We bought a pre-mixed thinset, which was way more convenient, and just a hair more expensive. It worked out well for us, and we really just followed the directions on the container, as well as the mentally bookmarked instructions from the web tutorial. As for process, you use your trowel to scoop up a hearty serving of the thinset, (which is of peanut butter-like consistency) and drag it along the wall, being careful to put enough on so that the tile will stick, but not so much that it seeps through the tile cracks when you push it into the thinset. We used the flat side of the trowel to drag, and then finished with the grooved side after we had an appropriate amount of thinset.

Thinset

To set the tile onto the thinset, we used the grout float and gently pressed the tile into the wall. We were moving along at a decent pace.

The outlets were obviously the trickiest and most time-consuming part of this process. I mentioned we had the wet saw on the back deck, and it was pretty easy to set up.

QEP Wet Saw

It was easy to use, too. I posted a painfully long and boring YouTube video with how the first cut went. You can check that out here. The main thing that kept going through my mind was to "let the saw do the work." I picked that up from YouTube. ;) You want the saw to almost pull the tile towards the blade, with just a hint of pressure from you. The video I posted doesn't really do it justice, because that was our first time ever cutting a tile, but by the end of two nights, we were pros.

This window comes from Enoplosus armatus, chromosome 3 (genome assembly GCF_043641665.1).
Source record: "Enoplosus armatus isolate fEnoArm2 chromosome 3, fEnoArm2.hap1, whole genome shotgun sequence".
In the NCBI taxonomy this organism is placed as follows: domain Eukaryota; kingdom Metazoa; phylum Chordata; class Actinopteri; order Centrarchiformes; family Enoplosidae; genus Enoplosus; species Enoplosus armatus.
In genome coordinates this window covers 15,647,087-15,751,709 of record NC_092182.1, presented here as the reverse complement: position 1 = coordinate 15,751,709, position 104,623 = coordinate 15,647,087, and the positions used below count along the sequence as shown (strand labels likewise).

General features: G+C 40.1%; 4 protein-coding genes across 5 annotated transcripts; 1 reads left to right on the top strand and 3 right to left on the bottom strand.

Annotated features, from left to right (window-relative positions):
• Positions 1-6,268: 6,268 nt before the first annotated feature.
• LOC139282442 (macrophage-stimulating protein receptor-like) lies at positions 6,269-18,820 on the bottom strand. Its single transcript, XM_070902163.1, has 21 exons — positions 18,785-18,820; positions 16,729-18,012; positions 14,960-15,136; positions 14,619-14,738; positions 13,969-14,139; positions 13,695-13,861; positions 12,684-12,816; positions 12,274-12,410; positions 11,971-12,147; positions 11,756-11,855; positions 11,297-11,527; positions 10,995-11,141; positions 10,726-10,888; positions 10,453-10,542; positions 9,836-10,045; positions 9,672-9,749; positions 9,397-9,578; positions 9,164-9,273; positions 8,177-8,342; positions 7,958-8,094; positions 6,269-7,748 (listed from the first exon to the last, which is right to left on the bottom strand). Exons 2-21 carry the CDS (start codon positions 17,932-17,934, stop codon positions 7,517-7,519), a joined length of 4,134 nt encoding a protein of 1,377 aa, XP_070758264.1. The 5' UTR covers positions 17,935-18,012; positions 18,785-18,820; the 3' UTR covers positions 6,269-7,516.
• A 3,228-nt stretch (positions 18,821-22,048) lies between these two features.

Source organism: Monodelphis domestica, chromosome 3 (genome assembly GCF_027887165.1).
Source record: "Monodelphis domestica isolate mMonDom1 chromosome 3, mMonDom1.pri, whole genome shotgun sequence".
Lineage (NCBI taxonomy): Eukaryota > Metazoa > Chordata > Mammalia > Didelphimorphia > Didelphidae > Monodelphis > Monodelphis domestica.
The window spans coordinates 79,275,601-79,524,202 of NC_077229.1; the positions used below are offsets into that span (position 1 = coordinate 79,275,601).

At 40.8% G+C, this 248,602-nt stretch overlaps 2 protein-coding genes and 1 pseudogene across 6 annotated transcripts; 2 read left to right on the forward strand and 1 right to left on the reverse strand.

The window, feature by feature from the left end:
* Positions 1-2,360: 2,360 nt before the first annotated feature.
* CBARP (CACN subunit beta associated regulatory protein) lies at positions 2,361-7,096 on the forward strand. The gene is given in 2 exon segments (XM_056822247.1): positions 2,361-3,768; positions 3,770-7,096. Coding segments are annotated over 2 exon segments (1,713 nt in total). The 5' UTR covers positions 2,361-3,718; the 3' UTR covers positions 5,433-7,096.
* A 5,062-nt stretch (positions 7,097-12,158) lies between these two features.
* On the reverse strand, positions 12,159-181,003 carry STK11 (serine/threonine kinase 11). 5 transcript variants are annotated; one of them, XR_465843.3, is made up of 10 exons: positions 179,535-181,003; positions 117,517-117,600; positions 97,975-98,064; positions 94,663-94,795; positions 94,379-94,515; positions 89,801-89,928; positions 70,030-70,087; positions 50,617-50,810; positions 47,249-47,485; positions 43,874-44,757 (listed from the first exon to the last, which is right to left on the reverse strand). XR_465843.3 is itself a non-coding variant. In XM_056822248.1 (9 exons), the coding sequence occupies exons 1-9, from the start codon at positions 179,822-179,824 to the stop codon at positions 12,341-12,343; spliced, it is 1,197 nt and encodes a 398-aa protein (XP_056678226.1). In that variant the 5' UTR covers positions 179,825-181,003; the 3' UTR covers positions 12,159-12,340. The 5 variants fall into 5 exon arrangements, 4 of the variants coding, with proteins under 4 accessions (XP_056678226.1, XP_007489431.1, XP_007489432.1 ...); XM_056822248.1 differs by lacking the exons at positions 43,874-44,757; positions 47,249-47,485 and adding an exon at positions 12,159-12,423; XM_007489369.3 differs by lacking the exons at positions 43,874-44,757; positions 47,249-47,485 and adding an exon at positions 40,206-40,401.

Although I was scared of losing a finger, I stayed focused and ended up doing most of the cutting while Matt spread the thinset and set the tile. For one cut, I'd eyeball it. For more than one cut per tile, we used a dry erase marker to indicate the cut. It was a good process.

Until... 

Night fell. It was inevitable, I suppose. We have lights back there, but I suffer from textbook entomophobia (spotting bugs in far off corners of the room and fidgeting uncomfortably until it's killed or put outside). The bugs were flying around like crazy and my ankles were being bit to shreds. (Is that a thing?) I'm going with it.

Normally, I'd just swat the bugs away from my hair/neck/face/extremities. But, theses weren't normal circumstances, of course. I had a 7" diamond blade saw spinning incessantly, cutting into ceramic tile and threatening my fingertips. If I jerked (a natural instinct for any entomophobe) at all, I'd risk slicing off something important to me. 

So, what's a girl to do when you need to keep on keeping on? Dress for the occasion, of course!

Bugs Can't Touch Me!

Scarf in summer? 

Check.

Long sleeved shirt and jeans?

Check.

Tall socks pulled over jeans and tucked into hot pink crocs?

Check.

Sexy?

I'm going to go with... not so much.

Though really, who needs to look good when cutting tile? Yes, it was hot. Yes, I'd do it again. I'd take profuse sweat over bugs crawling on me any day of the week.

We kept on cutting and laying the tile until nearly 11pm, and lighting became a creative game, because the power to the kitchen was turned off. It was interesting.

Tiling in the Dark

At this point, it may have been the heat (thanks to the scarf and such) and it may have been the hours spent inhaling thinset, but I started singing Bruce Springsteen's "Dancing in the Dark," replacing "dancing" with "tiling." Good times.

We stopped for the night when we reached the corner of the kitchen, and finished the other wall a few nights later. It took us nearly 9 hours to do the entire kitchen, but it was done and oh so worth it.

A Tiled School House Kitchen

We gave the tile a few days to really set, and set our sights on grouting. That post next! Stay tuned...

P.S. What did you think of my tiling outfit? I should have snapped a full-view shot for you to get the whole look.